“The U.S. strategic nuclear arsenal is at least one-third larger than necessary to deter a nuclear attack,” Daryl Kimball, executive director of the Arms Control Association, said in the group’s online newsletter Arms Control Today. “The ICBM force, which is the most vulnerable to attack and the most destabilizing in a crisis, is the place to start cutting the bloated U.S. arsenal.”

Matt Korda, a researcher for the Federation of American Scientists’ Nuclear Information Project, said ICBMs would only be used in “world-ending situations” that no longer exist.

“If they don’t have any purpose in post-Cold War strategy,” Korda said, “then what is the cost of keeping them?”

The amping up of a decades-old debate over nuclear spending is happening in part because so much is in flux right now.

Progressives are encouraged because the Democrats control the White House and both houses of Congress for the first time since 2010. While a candidate, Biden said the U.S. should rely less on nuclear weapons. He has appointed arms control advocates to key positions in his administration.

“The stars are aligned,” Joe Cirincione, former director of the anti-nuclear Ploughshares Fund, told Politico magazine in January. “Extending New START for five years is just the opening gambit. This is going to be quite a show.”

Hans Kristensen, who heads the Nuclear Information Project, said the argument is louder this year because the pie isn’t getting any bigger. Last year’s defense budget was $741 billion, about 4% of which was to build or sustain the nuclear arsenal.

“At best, the Defense budget is going to be flat in the years ahead, and everybody has such huge wish lists,” Kristensen said. “The Air Force, on the nuclear side, has so many big-ticket items.”

Dire warnings aside, the U.S. actually has been rebuilding its nuclear arsenal for close to a decade now.

President Barack Obama made a deal with Senate Republicans in 2010 to support $185.5 billion in upgrades to nuclear weapons systems and facilities in return for Republican support of the New START pact.

New START committed the U.S. and Russia to cut in half their number of missile launchers and limited deployable nuclear warheads to 1,550 for each side. It followed Obama’s much-touted pledge during an April 2009 speech in Prague to “take concrete steps toward a world without nuclear weapons.”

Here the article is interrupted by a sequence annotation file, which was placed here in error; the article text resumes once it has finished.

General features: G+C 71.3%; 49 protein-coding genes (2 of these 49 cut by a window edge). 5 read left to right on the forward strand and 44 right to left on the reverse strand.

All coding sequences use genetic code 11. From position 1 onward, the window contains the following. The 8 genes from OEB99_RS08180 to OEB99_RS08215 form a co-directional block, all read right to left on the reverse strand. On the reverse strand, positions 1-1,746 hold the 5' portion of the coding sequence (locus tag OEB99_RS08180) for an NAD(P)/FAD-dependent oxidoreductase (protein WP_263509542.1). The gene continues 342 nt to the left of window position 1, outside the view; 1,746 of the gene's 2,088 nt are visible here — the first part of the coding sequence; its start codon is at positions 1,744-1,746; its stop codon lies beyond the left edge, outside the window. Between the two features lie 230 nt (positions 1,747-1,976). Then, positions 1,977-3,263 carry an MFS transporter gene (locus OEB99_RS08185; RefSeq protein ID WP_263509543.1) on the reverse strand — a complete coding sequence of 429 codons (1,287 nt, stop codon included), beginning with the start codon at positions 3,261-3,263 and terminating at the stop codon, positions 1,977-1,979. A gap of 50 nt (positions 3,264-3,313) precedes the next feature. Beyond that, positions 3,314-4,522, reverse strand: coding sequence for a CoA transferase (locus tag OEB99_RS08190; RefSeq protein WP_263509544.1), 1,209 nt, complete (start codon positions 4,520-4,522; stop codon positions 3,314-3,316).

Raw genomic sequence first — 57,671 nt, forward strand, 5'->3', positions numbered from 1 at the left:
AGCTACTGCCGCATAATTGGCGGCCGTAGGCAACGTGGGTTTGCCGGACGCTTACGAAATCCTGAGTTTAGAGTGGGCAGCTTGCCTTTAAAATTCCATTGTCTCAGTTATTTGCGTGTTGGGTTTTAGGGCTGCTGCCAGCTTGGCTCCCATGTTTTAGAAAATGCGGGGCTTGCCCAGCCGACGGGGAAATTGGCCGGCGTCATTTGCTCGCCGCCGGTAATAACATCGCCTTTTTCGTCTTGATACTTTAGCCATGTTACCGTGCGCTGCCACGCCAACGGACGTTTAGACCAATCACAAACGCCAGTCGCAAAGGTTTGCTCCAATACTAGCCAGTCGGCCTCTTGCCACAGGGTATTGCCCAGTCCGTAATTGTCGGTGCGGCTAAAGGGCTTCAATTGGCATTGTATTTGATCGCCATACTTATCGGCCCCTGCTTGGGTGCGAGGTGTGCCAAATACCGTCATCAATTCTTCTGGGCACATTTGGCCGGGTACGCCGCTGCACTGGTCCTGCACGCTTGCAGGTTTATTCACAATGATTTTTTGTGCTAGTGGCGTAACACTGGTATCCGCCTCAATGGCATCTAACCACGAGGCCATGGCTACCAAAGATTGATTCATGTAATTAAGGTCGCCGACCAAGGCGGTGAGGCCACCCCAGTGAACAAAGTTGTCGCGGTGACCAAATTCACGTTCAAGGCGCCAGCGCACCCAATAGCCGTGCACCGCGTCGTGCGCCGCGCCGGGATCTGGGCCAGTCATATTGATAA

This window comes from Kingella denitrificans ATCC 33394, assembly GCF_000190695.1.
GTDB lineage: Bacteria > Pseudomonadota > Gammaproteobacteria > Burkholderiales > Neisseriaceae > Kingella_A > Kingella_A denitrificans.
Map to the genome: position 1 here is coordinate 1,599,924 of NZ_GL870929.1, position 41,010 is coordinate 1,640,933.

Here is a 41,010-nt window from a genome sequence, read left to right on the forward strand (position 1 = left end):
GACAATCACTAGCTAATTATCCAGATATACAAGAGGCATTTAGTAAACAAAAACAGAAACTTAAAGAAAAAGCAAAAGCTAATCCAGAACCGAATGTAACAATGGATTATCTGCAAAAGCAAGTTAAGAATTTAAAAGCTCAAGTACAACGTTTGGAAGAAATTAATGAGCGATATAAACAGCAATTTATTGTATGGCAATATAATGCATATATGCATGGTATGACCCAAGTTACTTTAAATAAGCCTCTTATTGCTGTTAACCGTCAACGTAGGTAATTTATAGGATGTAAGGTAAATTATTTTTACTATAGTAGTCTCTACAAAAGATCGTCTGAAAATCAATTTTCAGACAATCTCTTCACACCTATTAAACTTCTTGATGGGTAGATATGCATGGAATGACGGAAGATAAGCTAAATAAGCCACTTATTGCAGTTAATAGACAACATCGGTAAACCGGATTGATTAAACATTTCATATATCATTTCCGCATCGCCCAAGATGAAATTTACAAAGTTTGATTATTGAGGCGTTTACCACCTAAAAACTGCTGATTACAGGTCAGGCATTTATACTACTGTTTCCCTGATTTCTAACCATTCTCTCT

Since then, Congress has funded a $7.6 billion life extension program for the B-61 gravity bomb, slated for completion in 2025, while beginning work on the $55 billion B-21 strategic bomber project (slated to join the fleet starting in 2026) and the $109 billion Columbia-class ballistic missile submarine program (first deployment expected in 2031).

The nonproliferation groups have focused their fire on the Ground Based Strategic Deterrent, a new ICBM to replace the 400 aged Minuteman III missiles. The program, launched last year, is expected to cost more than $100 billion.

In a commentary for Defense News earlier this month, Reif, with the Arms Control Association, proposed freezing spending on the new ICBM until the Biden administration can complete its planned Nuclear Posture Review.

“The Pentagon has not sufficiently examined the availability of less expensive alternatives to buying a new ICBM system,” Reif said.

Those alternatives include refurbishing the Minuteman III missiles to last another 25 years, and negotiating with the Russians to reduce the overall number.

Rep. Don Bacon, R-Neb., said protecting nuclear spending has been his top priority in recent years. He’s against trying to squeeze more life out of the Minuteman arsenal.

“It’s impossible. They’re 50 years old,” Bacon said. “They’re at the end of their life.”

In Congress, he said, the progressive wing has about 90 votes — not enough to impose major changes on the military budget, such as the 10% cut some of its members favor.

“We’ve had over half of the Democrats voting with the Republicans to maintain the triad,” Bacon said. “I think we’ve won that debate.”

That doesn’t necessarily mean that the argument is over.

“Why would Russia or China deliberately launch a bolt-from-the-blue nuclear first strike against U.S. ICBM fields if ... this would assure their own annihilation?” asked Kimball, of the Arms Control Association, in his recent article.

StratCom’s Richard said the command’s job is to worry about such remote threats.

“We cannot dismiss or ignore events that currently appear unlikely but, should they occur, would have catastrophic consequences,” he said.


Photos: Offutt Air Force Base through the years